The food blogging business has not been immune to the effects of Covid-19. We heard many of our customers tell us about how advertising rates had dropped. And we were well aware that traffic levels to these websites grew significantly during the crisis.
Because of our rather unique position, we were able to put numbers to these stories. Sure enough, traffic levels have almost doubled during the crisis, while advertising rates fell to about half of their usual levels, although rates have been recovering recently.
Before getting too deep into the data, I'd like to first take a step back and explain what we collect, how we collect it and why.
Methodology and Background
Slickstream monitors every pageview from every visitor to our customers' websites. We collect information about these visits while respecting the privacy of all viewers.
Header Bidding is used by the majority of food blogs today to sell their advertising space. Our code is also running inside the browser and therefore can monitor the bid/sell process to track ad revenues. In reality, many ad networks also place ads that are outside of the header bidding framework. But separate studies comparing actual publisher revenue versus header bidding data have shown that they are strongly correlated, so these directional values are likely to be fairly accurate.
The large blog data combines and averages data across approximately 100 websites with a total of approximately 500,000 pageviews per day. The small blog data combines data from about 200 sites and about 200,000 pageviews per day. These numbers are not precise because the number of sites being monitored changed somewhat through this period.
Food blogs experience a strong weekly periodicity -- with much higher traffic on the weekends than weekdays. To make these charts more readable, we have used a trailing 7-day average in the numbers presented.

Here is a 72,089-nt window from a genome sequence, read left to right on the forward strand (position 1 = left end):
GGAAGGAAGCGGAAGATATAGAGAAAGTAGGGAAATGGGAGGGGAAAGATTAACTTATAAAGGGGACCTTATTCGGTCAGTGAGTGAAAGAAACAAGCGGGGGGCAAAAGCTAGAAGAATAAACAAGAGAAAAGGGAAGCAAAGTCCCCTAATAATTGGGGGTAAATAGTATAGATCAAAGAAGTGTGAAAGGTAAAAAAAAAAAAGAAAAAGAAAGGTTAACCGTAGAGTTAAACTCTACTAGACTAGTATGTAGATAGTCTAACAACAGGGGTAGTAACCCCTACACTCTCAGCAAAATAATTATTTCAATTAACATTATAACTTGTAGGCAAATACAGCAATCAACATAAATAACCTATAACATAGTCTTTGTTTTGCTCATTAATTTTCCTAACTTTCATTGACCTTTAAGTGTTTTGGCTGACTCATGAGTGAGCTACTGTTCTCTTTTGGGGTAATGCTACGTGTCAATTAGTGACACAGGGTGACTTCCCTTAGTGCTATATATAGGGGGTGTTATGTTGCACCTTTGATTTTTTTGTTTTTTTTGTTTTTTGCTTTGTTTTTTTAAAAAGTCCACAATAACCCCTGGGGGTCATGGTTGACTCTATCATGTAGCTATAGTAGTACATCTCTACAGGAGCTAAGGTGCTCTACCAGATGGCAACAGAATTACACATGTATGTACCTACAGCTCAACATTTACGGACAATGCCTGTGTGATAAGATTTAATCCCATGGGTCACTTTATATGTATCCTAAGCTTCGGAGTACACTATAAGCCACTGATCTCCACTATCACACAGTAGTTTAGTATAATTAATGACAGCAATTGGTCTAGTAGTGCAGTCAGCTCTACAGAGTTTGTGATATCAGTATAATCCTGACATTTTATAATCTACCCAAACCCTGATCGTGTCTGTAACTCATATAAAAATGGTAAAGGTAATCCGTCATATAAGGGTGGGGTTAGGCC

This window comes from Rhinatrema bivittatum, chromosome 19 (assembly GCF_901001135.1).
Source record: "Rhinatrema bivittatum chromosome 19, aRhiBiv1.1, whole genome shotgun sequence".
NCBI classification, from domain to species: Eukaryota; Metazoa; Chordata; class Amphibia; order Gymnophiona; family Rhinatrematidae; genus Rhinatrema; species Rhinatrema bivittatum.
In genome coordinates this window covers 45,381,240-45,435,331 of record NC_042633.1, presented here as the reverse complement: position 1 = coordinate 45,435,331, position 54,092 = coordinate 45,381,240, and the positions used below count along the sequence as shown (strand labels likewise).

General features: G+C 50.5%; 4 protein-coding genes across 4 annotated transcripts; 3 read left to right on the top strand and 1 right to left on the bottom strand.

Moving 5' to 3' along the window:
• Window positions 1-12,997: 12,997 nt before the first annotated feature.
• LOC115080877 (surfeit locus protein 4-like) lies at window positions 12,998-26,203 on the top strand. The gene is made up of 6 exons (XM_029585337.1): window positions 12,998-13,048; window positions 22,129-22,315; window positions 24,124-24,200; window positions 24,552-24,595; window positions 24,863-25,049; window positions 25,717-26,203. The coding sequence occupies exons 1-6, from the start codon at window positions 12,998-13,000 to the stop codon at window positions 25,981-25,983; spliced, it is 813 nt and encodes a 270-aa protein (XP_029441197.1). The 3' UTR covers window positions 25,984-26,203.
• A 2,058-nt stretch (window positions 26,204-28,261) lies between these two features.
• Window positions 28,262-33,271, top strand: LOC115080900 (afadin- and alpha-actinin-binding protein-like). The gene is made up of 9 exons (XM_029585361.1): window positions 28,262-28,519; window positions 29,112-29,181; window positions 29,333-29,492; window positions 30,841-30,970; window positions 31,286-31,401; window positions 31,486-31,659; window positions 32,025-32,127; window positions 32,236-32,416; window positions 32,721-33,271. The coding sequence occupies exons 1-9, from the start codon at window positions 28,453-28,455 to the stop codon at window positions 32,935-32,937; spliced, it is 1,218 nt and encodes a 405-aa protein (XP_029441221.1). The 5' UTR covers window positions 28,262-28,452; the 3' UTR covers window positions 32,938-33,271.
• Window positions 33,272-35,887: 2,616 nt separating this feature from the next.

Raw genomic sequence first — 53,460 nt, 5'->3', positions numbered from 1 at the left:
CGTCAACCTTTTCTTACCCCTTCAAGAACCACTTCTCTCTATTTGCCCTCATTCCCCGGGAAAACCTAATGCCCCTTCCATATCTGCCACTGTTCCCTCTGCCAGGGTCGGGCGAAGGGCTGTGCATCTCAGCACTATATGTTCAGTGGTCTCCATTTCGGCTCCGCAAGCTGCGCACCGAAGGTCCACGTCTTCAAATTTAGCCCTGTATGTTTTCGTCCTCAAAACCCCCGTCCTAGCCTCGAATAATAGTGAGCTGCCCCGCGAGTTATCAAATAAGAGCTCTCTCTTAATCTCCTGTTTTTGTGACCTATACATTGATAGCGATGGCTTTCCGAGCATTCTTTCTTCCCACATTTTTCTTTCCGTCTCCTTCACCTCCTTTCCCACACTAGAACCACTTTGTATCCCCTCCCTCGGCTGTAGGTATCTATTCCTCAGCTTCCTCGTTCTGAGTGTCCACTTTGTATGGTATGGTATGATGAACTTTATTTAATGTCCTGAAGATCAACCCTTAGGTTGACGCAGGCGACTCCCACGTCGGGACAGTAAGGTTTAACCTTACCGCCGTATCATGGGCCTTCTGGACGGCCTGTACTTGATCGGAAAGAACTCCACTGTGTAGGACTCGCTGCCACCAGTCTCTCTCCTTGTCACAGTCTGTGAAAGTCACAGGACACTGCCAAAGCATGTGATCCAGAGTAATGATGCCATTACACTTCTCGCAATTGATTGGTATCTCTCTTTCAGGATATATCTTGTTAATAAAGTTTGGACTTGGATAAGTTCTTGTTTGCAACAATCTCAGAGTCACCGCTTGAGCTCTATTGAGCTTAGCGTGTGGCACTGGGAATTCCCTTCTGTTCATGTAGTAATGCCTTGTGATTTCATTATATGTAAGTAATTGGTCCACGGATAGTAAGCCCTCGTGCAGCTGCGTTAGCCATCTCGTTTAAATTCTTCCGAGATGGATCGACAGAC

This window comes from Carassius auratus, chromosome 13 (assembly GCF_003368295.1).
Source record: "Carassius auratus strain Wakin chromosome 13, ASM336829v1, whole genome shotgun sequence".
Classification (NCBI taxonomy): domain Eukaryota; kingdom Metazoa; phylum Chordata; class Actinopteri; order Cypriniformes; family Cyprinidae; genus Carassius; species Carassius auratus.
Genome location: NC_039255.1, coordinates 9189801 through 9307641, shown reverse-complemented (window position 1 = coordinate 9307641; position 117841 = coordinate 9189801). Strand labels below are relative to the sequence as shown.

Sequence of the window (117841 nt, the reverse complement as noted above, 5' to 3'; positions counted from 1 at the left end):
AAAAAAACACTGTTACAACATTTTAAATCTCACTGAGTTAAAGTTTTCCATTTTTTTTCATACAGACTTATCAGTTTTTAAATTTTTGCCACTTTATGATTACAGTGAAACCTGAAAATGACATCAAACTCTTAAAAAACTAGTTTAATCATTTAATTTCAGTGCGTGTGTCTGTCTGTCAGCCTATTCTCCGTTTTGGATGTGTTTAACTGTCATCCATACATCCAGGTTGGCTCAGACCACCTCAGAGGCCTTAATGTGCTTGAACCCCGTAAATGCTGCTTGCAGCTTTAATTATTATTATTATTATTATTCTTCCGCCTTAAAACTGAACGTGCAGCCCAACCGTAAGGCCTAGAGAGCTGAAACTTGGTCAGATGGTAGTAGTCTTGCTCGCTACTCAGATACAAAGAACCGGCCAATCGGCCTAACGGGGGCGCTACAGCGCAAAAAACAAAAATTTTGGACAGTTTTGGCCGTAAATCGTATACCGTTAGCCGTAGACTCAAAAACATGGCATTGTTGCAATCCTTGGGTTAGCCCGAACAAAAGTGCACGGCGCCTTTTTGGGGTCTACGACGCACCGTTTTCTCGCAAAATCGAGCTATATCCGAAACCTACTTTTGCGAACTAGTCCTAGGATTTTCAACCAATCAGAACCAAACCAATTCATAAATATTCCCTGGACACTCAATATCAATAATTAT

Finally, it's important to note that most food bloggers make money from advertising. They get paid a small amount each time a visitor to their site sees an advertisement. The standard measure of how much they get paid is called "RPM" -- short for "revenue per 1000 pageviews". This operates like most markets: when there is more competition for ad space, this drives the price (RPM) higher. And, conversely, if there is an excess supply of advertising space, this drives the price lower.Analysis
With that out of the way, let's take a look at what exactly happened to these food blogs as a result of the Covid crisis.
Our larger bloggers typically have 500 thousand to 20 million pageviews per month. After the new year peak, you can see traffic levels declining slowly -- following the traditional seasonal trends for this market. Likewise, the year-end advertising crush is quite apparent -- keeping RPM levels very high until the end of 2019. Then, as usual, RPMs fall significantly after the holiday season ends. They then start to slowly increase as the year goes on.
On March 19, 2020, California issued its first shelter-in-place orders and within days many other states followed suit. The impact is very clear. You can see traffic rates spike -- presumably as people at home spend more time on food sites finding recipes for their families. And coincident with that, you see the RPMs drop off dramatically. The reduced RPMs are likely affected both by the increasing supply of advertising space (more pageviews) and the decrease in demand as companies start to constrain budgets.
As more viewers sheltered at home, traffic levels continued to rise until a peak in early May and have been declining slightly since then. Meanwhile advertising rates, after quickly hitting bottom started to recover steady almost immediately.
After the typical 2019 year-end revenue surge, larger food bloggers have experienced surprisingly stable income streams so far in 2020. The added traffic has approximately offset the reduction in RPMs.
For the small and mid-size bloggers (50,000 to 500,000 pageviews per month), as you'll see below, the trends are similar, although somewhat amplified. In fact, for this group, the data suggests that revenue levels have recently climbed to typical end-of-year levels!
It's difficult to predict where this crisis will go from here. There are some signs that trends are starting to revert to normal levels. As shelter-in-place orders are lifted, and advertisers return to normal operations, that isn't a surprise. But, of course, no one can predict the future in these uncertain times.